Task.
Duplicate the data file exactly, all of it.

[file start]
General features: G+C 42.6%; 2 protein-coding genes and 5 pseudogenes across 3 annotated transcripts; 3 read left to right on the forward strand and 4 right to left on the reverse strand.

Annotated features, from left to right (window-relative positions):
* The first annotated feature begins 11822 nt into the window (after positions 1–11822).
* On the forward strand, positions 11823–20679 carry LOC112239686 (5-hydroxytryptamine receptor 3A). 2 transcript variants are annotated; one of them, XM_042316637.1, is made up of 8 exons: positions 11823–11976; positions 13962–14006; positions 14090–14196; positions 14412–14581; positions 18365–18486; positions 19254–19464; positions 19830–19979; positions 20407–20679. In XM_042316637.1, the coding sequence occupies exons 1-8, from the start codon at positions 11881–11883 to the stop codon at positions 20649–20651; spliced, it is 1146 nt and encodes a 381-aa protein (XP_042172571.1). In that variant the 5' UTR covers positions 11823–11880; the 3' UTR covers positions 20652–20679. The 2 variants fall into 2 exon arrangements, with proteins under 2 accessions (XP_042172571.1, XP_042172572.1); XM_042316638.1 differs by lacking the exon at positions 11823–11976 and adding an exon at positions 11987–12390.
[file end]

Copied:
General features: G+C 42.6%; 2 protein-coding genes and 5 pseudogenes across 3 annotated transcripts; 3 read left to right on the forward strand and 4 right to left on the reverse strand.

Annotated features, from left to right (window-relative positions):
* The first annotated feature begins 11822 nt into the window (after positions 1–11822).
* On the forward strand, positions 11823–20679 carry LOC112239686 (5-hydroxytryptamine receptor 3A). 2 transcript variants are annotated; one of them, XM_042316637.1, is made up of 8 exons: positions 11823–11976; positions 13962–14006; positions 14090–14196; positions 14412–14581; positions 18365–18486; positions 19254–19464; positions 19830–19979; positions 20407–20679. In XM_042316637.1, the coding sequence occupies exons 1-8, from the start codon at positions 11881–11883 to the stop codon at positions 20649–20651; spliced, it is 1146 nt and encodes a 381-aa protein (XP_042172571.1). In that variant the 5' UTR covers positions 11823–11880; the 3' UTR covers positions 20652–20679. The 2 variants fall into 2 exon arrangements, with proteins under 2 accessions (XP_042172571.1, XP_042172572.1); XM_042316638.1 differs by lacking the exon at positions 11823–11976 and adding an exon at positions 11987–12390.